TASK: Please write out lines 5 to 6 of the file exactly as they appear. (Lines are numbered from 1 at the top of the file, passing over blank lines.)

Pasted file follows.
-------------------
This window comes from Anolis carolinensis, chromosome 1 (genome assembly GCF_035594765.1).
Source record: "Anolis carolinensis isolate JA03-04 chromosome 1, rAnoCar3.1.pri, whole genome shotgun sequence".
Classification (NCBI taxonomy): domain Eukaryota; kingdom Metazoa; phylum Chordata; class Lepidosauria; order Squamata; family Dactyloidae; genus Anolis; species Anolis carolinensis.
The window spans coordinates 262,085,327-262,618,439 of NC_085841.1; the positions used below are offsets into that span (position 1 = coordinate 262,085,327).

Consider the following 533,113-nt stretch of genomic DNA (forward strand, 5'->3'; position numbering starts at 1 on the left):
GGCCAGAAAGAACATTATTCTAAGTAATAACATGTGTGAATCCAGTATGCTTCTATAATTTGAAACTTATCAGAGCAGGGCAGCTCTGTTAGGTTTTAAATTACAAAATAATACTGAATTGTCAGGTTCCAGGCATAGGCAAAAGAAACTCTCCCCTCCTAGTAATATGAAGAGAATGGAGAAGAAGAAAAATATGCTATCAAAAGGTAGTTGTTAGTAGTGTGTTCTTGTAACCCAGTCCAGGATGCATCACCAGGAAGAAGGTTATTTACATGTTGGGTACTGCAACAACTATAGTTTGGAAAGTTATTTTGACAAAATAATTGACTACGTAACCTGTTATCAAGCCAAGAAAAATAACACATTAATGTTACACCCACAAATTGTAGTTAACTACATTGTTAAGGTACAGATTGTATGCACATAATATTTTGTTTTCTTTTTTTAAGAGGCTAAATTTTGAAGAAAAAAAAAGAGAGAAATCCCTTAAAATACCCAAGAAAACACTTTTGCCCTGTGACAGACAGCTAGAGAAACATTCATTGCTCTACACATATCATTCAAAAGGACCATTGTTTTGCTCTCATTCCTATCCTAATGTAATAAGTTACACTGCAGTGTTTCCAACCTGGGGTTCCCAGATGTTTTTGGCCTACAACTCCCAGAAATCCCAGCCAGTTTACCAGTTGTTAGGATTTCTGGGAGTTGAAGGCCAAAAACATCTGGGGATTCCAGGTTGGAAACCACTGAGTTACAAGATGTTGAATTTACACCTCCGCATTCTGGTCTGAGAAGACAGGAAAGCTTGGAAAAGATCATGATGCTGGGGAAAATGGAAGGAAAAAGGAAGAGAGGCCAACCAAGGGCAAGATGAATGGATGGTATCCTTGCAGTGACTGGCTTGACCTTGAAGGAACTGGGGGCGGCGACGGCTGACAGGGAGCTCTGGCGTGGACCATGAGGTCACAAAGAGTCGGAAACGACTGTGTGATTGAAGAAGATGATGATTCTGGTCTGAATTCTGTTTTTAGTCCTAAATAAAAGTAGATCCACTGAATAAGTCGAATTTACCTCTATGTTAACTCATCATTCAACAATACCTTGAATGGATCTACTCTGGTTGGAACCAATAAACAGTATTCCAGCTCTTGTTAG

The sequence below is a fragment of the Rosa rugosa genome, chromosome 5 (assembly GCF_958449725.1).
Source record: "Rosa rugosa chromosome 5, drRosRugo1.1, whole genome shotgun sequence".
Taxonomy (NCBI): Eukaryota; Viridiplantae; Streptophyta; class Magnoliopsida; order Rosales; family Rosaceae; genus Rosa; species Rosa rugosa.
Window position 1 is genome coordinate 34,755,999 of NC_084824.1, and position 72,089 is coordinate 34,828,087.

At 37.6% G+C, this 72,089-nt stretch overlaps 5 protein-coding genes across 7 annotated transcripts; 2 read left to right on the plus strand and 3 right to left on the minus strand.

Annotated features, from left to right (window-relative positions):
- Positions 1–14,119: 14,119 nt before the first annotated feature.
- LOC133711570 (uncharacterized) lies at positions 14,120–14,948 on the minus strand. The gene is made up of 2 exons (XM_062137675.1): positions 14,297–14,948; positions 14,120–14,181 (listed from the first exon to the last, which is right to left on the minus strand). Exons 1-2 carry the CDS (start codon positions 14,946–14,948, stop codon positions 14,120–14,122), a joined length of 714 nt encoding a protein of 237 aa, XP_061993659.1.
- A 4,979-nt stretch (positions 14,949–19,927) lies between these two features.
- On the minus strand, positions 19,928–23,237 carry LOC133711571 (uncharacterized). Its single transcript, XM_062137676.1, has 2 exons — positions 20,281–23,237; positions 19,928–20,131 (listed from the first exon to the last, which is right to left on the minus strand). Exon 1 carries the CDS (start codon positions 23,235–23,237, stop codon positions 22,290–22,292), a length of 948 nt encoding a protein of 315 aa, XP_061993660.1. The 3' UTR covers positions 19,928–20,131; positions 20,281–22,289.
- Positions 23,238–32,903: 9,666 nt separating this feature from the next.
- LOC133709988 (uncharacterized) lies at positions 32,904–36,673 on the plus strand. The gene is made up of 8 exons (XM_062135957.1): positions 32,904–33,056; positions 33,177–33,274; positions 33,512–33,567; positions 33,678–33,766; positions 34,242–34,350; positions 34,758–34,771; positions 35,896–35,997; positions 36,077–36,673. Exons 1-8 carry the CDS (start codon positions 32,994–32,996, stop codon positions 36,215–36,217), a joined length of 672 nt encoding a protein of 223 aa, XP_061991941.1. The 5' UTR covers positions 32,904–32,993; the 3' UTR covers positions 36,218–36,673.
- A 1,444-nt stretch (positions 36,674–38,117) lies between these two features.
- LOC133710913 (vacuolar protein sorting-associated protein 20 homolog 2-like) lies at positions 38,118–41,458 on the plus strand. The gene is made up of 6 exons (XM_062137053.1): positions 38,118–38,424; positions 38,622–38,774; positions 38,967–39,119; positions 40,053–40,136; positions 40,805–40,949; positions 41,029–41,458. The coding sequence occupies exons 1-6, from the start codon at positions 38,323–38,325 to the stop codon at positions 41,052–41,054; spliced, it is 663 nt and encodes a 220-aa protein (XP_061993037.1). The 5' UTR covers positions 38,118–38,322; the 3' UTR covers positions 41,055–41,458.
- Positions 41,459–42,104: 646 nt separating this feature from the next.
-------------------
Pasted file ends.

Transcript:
Consider the following 533,113-nt stretch of genomic DNA (forward strand, 5'->3'; position numbering starts at 1 on the left):
GGCCAGAAAGAACATTATTCTAAGTAATAACATGTGTGAATCCAGTATGCTTCTATAATTTGAAACTTATCAGAGCAGGGCAGCTCTGTTAGGTTTTAAATTACAAAATAATACTGAATTGTCAGGTTCCAGGCATAGGCAAAAGAAACTCTCCCCTCCTAGTAATATGAAGAGAATGGAGAAGAAGAAAAATATGCTATCAAAAGGTAGTTGTTAGTAGTGTGTTCTTGTAACCCAGTCCAGGATGCATCACCAGGAAGAAGGTTATTTACATGTTGGGTACTGCAACAACTATAGTTTGGAAAGTTATTTTGACAAAATAATTGACTACGTAACCTGTTATCAAGCCAAGAAAAATAACACATTAATGTTACACCCACAAATTGTAGTTAACTACATTGTTAAGGTACAGATTGTATGCACATAATATTTTGTTTTCTTTTTTTAAGAGGCTAAATTTTGAAGAAAAAAAAAGAGAGAAATCCCTTAAAATACCCAAGAAAACACTTTTGCCCTGTGACAGACAGCTAGAGAAACATTCATTGCTCTACACATATCATTCAAAAGGACCATTGTTTTGCTCTCATTCCTATCCTAATGTAATAAGTTACACTGCAGTGTTTCCAACCTGGGGTTCCCAGATGTTTTTGGCCTACAACTCCCAGAAATCCCAGCCAGTTTACCAGTTGTTAGGATTTCTGGGAGTTGAAGGCCAAAAACATCTGGGGATTCCAGGTTGGAAACCACTGAGTTACAAGATGTTGAATTTACACCTCCGCATTCTGGTCTGAGAAGACAGGAAAGCTTGGAAAAGATCATGATGCTGGGGAAAATGGAAGGAAAAAGGAAGAGAGGCCAACCAAGGGCAAGATGAATGGATGGTATCCTTGCAGTGACTGGCTTGACCTTGAAGGAACTGGGGGCGGCGACGGCTGACAGGGAGCTCTGGCGTGGACCATGAGGTCACAAAGAGTCGGAAACGACTGTGTGATTGAAGAAGATGATGATTCTGGTCTGAATTCTGTTTTTAGTCCTAAATAAAAGTAGATCCACTGAATAAGTCGAATTTACCTCTATGTTAACTCATCATTCAACAATACCTTGAATGGATCTACTCTGGTTGGAACCAATAAACAGTATTCCAGCTCTTGTTAG